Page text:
If we can’t engineer a hazard away, we write a procedure to protect you from it. When engineering or administration doesn’t quite eliminate a hazard, you get personal protective equipment (PPE). Here’s the rub. If you choose not to wear PPE, it doesn’t protect you (OMG, Captain Obvious snuck right in there). Hard hats, safety glasses, gloves, or earplugs might be uncomfortable. Then again, so are skull fractures, blindness, amputations and deafness.

PPE may be a last line of defense when it comes to corrosion industry safety, but that makes it no less important. Make sure you don it every time on every job…and speak up if your co-workers need to be reminded.

Wrap it up.

Workers need to take care at all times and at all job sites. No matter how many machines have guards, or safety policies the company writes, Y-O-U have the biggest impact on your safety. Awareness of your work space, inspecting your tools, knowing how to get out in an emergency or where to find the first aid kit are all factors in YOUR control.

You make decisions every day that impact how, or if, you and your crew go home. Will it be with a fatter wallet? Or will it be with stitches, or in a cast or worse? Captain Obvious knows.

MATCOR takes corrosion industry safety very seriously and maintains an excellent safety record.

Learn more about MATCOR Safety Programs or contact us for additional information.

Chief Big Dig engineer is fired over light fixture controversy

Helmut Ernst, the embattled chief engineer of the Big Dig, has been fired, the state transportation secretary said today, as the fallout continued from the controversy over a light fixture collapse earlier this year in one of the project’s tunnels.

Ernst had already been reprimanded and suspended for his role in the state’s failure to notify the public for more than a month after a corroded 110-pound light fixture collapsed onto the highway in the O’Neill Tunnel on Feb. 8.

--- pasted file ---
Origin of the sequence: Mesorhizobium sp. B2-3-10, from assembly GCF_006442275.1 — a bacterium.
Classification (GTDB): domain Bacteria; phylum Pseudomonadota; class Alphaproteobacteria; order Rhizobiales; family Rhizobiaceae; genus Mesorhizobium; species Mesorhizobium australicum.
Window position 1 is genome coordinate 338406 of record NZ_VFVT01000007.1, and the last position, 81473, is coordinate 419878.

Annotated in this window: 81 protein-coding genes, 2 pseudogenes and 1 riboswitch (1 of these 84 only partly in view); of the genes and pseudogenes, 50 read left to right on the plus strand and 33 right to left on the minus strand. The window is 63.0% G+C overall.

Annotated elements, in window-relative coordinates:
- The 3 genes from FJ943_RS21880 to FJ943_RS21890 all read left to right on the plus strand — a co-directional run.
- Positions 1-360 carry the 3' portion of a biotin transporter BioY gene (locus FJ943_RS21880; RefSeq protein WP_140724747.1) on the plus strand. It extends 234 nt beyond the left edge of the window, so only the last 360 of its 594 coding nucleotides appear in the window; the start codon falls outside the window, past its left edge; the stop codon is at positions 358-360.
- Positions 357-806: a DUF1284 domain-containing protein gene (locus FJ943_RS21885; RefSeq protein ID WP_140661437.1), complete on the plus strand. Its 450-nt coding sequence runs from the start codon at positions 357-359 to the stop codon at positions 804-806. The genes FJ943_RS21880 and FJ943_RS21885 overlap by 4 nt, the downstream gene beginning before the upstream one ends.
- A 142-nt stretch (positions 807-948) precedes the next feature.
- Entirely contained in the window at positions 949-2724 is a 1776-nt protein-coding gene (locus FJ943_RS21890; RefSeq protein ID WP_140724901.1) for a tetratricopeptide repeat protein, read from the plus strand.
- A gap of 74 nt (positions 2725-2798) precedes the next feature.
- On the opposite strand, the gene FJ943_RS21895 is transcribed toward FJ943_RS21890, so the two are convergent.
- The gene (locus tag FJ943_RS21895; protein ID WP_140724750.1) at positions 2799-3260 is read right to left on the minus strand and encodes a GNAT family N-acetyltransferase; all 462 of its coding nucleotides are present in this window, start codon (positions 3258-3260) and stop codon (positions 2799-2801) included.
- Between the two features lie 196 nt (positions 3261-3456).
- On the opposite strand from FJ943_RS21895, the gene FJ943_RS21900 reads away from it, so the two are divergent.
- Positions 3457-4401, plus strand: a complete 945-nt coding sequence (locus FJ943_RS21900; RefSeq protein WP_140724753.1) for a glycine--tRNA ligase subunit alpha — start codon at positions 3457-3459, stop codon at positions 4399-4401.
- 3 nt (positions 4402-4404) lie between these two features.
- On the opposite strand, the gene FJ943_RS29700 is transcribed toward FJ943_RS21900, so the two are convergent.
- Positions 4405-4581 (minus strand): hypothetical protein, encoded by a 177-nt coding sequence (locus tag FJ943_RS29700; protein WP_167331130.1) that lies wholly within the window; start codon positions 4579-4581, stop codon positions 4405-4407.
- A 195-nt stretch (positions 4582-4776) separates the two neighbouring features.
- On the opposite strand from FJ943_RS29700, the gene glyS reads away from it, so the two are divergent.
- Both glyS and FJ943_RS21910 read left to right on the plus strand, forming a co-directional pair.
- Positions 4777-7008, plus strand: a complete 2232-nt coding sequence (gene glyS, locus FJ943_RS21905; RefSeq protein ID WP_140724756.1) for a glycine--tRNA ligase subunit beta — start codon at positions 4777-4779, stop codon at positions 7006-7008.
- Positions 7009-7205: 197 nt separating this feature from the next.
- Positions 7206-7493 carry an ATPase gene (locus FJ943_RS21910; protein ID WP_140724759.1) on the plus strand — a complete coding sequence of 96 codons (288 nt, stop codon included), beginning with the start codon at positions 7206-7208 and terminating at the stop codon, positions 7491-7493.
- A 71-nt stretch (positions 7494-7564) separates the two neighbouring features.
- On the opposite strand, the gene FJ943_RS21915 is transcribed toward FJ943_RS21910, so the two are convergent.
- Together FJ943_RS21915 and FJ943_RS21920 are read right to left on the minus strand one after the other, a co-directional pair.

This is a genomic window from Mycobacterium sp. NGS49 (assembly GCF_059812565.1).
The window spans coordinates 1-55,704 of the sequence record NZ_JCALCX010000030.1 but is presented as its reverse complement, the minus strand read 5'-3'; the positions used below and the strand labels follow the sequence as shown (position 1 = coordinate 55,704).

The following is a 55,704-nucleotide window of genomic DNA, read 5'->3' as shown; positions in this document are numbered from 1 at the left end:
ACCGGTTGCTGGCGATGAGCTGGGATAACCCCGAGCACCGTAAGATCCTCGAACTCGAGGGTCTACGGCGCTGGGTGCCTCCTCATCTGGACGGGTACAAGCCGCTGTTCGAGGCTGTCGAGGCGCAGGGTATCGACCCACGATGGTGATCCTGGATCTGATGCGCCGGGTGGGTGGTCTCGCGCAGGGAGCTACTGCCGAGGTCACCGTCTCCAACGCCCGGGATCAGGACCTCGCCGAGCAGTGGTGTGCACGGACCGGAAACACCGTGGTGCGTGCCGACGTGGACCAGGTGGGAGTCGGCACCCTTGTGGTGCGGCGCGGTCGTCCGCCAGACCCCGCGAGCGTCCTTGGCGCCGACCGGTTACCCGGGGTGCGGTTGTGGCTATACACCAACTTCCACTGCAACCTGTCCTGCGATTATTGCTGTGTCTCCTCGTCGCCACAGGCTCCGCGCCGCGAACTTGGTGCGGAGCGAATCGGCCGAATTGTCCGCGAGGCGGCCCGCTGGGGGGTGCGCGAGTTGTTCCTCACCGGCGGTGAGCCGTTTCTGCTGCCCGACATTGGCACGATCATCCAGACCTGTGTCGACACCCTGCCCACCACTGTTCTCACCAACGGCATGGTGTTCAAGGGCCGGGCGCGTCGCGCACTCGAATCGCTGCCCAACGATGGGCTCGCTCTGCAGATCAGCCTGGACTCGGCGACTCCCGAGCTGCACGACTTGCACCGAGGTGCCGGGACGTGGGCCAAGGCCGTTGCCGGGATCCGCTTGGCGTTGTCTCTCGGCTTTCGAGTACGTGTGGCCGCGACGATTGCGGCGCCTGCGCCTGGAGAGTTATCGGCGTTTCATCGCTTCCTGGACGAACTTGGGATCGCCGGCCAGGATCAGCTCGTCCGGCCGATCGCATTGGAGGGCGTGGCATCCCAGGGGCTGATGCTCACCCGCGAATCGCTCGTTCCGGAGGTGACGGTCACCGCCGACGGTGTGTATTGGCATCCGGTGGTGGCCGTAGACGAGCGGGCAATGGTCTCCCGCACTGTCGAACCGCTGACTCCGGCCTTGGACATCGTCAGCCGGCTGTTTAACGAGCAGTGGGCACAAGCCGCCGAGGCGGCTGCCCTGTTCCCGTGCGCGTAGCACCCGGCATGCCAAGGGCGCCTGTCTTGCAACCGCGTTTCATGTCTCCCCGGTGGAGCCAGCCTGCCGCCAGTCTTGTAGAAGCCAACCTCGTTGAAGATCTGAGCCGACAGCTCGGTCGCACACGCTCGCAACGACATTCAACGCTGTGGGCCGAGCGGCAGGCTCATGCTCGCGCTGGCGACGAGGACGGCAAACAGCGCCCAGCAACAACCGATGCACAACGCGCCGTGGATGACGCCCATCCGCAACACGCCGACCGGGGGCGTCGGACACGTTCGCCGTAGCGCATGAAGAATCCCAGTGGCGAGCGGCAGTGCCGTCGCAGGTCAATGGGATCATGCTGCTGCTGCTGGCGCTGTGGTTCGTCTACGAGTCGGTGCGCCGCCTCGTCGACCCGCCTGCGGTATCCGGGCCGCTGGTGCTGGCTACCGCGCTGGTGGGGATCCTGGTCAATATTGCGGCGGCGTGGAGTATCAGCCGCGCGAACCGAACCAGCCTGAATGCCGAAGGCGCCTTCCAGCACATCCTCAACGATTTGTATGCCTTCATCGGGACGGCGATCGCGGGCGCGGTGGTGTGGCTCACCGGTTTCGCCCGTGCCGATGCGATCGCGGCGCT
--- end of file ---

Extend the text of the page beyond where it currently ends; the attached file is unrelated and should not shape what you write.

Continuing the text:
Transportation Secretary Jeffrey Mullan said the department had finished a review of Ernst’s performance on Friday and concluded he could no longer serve as the District 6 highway director, the former title for his job as a top engineer in charge of the Big Dig tunnels.

Mullan said he offered Ernst other jobs in the transportation department, but Ernst, who has worked as an engineer for the state highway system for two decades, declined to take them.

“As a result of that, we terminated Helmut’s employment at the DOT today,” Mullan told reporters at the state’s highway operations center in South Boston. “It was clear that we lost confidence — I lost confidence — in him, and given some of the issues, someone in a leadership position like that, I would expect more,” Mullan said.

Tom Broderick, currently the chief engineer in the highway division, will replace Ernst while the department searches for a permanent replacement.

The collapse revealed widespread corrosion in lights throughout the 7.5-mile Big Dig tunnel system — and the delay by state officials in notifying the public sparked outrage and concern about the tunnels’ safety.

In an interview in July with the Globe, Ernst said his team of engineers filed no written report about the collapsed light fixtures despite state policy requiring documentation of safety issues. Ernst admitted his engineers had been wary about writing things down since the 2006 collapse of a Big Dig ceiling panel that killed a woman.